The Code of Banking Practice in the Courts

Alan L Tyree


The Code of Banking Practice was established as a result of discussions initiated by the report of the Martin Committee, A Pocket Full of Change, in 1991. In June 1992, the Federal Treasurer announced the formation of a task force composed of representatives from the Treasury, the Reserve Bank, the Trade Practices Commission and the Attorney General's department. The task force was to prepare a Code of Banking Practice. An initial draft was circulated in November 1992.

At the same time, the Australian Bankers Association was at work on their own draft, and, not surprisingly, this was the one adopted by the banks. The adoption of the Code was welcomed by the government of the day. Consumer groups were not so welcoming, believing that the process had been hijacked by the ABA.

The full adoption of the Code was delayed until the passage of the Uniform Consumer Credit Code which came into effect on 1 November 1996.

In May 2000 the ABA appointed an independent consultant, Richard Viney, to review the operation of the Code. His report identified a number of weaknesses and led to the drafting of a much improved version released in August 2003. Adoption was slow, in part due to problems with the provision of clause 28 relating to guarantees. That clause was amended in May 2004 and the Revised Code was widely adopted.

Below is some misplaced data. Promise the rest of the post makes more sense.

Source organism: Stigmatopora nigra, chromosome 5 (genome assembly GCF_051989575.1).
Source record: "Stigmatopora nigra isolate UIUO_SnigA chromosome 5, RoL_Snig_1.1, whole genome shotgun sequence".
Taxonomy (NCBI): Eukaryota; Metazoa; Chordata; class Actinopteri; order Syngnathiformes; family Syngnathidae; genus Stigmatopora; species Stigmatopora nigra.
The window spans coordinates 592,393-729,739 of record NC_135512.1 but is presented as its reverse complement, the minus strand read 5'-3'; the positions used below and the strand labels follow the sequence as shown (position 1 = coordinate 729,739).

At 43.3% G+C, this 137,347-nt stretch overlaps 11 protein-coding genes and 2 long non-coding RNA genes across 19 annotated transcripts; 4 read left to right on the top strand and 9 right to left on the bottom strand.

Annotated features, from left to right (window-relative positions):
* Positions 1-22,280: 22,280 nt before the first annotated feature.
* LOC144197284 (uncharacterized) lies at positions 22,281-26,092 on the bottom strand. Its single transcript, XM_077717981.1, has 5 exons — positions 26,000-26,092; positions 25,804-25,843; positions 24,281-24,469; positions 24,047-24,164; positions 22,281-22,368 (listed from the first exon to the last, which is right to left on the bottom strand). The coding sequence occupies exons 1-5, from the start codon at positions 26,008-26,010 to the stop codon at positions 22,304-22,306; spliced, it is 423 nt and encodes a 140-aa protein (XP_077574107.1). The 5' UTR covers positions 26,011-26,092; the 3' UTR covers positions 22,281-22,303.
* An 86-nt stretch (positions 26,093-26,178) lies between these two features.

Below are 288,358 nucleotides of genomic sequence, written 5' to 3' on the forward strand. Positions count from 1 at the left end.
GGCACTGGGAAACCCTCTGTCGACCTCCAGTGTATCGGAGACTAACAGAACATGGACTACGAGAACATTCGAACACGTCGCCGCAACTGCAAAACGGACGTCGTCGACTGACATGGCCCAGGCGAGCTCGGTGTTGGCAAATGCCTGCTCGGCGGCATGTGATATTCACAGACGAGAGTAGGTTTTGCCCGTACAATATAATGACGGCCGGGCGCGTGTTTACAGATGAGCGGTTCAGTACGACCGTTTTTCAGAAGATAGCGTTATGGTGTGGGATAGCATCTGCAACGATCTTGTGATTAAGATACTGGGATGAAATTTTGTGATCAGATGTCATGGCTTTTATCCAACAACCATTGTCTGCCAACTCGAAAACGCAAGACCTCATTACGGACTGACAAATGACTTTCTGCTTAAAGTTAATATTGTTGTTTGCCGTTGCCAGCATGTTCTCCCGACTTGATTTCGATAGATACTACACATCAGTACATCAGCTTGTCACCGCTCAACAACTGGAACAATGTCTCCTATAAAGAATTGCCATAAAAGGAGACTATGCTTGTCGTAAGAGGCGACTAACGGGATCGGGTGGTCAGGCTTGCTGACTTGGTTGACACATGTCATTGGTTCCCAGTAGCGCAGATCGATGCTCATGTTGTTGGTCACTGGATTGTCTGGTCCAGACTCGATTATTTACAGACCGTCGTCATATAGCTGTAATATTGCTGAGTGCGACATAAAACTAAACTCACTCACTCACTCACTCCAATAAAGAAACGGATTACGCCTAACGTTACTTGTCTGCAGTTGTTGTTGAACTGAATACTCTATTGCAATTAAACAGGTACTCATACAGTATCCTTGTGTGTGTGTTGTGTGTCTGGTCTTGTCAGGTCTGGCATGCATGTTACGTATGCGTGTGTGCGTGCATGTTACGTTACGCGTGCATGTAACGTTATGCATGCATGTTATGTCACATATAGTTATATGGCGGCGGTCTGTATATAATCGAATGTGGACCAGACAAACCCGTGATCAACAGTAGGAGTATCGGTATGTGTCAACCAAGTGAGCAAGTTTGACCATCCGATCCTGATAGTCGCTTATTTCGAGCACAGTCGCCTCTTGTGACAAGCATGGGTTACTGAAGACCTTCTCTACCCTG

The Code was again reviewed in 2007 by Jan McClelland, an independent consultant. As a result of that review and extensive consultation, the Code was again revised and published in 2013. This version of the Code commenced on 1 February 2014.

The Code as contract

The 1993 Code developed by the ABA contained a clause requiring the inclusion by reference of the relevant provisions of the Code into the Terms and Conditions of banking services. A similar clause has remained in each version of the Code.

Section 12.3 of the 2013 Code provides:

Any written terms and conditions will include a statement to the effect that the relevant provisions of this Code apply to the banking service but need not set out those provisions.

The bold terms in the clause are those defined in the Code.

This clause is obviously intended to incorporate the Code into the Terms and Conditions of the relevant service. In other words, the Code is included in the contract by reference.